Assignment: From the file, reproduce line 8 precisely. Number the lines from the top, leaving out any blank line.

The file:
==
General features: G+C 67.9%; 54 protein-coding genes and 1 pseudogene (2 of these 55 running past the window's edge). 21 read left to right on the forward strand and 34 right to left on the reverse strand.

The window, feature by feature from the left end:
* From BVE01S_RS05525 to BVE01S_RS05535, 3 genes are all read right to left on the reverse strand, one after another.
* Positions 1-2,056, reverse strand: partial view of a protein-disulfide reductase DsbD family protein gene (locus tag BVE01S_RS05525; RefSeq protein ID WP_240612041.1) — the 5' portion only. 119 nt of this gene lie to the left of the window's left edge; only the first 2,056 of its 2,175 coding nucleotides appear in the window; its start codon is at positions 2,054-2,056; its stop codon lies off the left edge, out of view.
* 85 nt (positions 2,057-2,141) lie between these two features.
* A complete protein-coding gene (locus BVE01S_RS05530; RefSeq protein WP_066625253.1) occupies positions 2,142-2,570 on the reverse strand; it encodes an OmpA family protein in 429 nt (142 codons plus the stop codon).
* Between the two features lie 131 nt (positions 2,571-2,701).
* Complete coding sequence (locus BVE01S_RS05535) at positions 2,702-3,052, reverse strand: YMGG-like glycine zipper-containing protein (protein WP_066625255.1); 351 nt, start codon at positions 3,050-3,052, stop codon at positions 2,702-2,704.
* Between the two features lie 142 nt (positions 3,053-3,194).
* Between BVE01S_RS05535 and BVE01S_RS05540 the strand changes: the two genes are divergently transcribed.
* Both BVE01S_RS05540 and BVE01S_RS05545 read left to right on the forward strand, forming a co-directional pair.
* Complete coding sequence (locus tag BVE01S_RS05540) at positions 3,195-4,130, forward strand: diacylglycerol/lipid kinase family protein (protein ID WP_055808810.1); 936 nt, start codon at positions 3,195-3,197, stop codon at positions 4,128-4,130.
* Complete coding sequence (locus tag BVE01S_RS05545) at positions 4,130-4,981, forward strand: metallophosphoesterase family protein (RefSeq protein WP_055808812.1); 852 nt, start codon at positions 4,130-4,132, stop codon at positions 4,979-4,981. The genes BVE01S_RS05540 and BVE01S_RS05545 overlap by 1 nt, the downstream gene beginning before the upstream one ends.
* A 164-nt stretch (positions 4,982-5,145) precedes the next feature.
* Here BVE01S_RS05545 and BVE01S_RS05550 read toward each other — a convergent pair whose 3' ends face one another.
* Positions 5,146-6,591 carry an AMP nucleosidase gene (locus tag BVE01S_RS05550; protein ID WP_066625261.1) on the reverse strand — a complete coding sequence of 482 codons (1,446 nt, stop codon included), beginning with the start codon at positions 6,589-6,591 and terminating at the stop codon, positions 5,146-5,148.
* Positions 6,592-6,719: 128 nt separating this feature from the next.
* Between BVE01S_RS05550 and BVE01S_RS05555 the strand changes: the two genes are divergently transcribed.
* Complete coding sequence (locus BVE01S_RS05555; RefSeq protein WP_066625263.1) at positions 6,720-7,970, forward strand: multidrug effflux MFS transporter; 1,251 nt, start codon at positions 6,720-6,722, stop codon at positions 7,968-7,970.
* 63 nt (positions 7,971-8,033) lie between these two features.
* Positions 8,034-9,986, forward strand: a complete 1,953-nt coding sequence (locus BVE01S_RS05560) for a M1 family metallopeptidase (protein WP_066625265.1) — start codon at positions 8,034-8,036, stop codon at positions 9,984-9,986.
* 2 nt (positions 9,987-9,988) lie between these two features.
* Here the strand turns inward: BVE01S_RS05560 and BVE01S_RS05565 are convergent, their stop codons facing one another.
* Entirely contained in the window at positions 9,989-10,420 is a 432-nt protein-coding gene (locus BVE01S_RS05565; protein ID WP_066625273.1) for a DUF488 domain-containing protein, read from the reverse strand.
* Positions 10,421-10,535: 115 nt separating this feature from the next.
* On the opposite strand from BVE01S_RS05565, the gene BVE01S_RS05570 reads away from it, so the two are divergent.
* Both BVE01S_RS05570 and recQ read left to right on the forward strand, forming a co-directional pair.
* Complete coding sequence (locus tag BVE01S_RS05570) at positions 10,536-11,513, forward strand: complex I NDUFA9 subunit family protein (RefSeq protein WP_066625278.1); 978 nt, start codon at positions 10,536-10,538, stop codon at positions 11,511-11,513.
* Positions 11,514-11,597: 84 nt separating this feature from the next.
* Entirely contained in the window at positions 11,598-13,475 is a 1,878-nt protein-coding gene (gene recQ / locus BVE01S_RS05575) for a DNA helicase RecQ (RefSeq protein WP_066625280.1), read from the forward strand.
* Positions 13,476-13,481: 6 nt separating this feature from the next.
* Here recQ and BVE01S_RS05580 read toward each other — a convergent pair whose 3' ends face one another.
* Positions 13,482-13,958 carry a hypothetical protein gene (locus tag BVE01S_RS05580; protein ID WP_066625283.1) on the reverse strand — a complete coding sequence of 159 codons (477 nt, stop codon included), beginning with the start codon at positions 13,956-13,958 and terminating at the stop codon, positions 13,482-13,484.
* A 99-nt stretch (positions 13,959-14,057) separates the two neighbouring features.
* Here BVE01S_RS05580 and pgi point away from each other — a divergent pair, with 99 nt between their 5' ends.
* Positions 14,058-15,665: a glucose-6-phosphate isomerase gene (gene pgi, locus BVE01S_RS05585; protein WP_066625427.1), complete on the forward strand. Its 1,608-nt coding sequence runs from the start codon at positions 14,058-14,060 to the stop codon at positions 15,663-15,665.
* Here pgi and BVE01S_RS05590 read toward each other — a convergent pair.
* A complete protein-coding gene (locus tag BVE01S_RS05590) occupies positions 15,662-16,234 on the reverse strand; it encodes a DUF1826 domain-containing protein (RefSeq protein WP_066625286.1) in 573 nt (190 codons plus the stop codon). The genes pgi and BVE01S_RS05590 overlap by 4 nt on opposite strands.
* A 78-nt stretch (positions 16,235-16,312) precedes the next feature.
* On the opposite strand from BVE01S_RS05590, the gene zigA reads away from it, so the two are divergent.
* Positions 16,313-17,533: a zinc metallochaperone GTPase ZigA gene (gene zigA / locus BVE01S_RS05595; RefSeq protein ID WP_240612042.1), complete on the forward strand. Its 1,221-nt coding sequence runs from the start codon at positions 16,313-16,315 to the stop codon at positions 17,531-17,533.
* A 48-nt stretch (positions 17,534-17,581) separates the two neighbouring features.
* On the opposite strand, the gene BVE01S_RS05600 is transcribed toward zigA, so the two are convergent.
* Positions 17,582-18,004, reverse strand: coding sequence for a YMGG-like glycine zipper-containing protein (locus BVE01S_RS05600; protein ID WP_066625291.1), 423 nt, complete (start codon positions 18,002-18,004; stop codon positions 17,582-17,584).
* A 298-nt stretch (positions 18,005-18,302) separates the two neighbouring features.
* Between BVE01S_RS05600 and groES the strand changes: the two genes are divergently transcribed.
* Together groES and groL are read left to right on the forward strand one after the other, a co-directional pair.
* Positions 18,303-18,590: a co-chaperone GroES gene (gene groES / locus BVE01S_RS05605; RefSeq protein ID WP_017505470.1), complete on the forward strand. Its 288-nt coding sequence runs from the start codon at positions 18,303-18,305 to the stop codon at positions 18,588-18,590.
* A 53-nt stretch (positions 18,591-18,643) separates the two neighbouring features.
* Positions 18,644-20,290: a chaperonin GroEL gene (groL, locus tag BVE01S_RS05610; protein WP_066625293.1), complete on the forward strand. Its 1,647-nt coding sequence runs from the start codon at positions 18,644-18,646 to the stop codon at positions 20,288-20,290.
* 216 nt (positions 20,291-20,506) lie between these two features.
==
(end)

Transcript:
* Complete coding sequence (locus BVE01S_RS05535) at positions 2,702-3,052, reverse strand: YMGG-like glycine zipper-containing protein (protein WP_066625255.1); 351 nt, start codon at positions 3,050-3,052, stop codon at positions 2,702-2,704.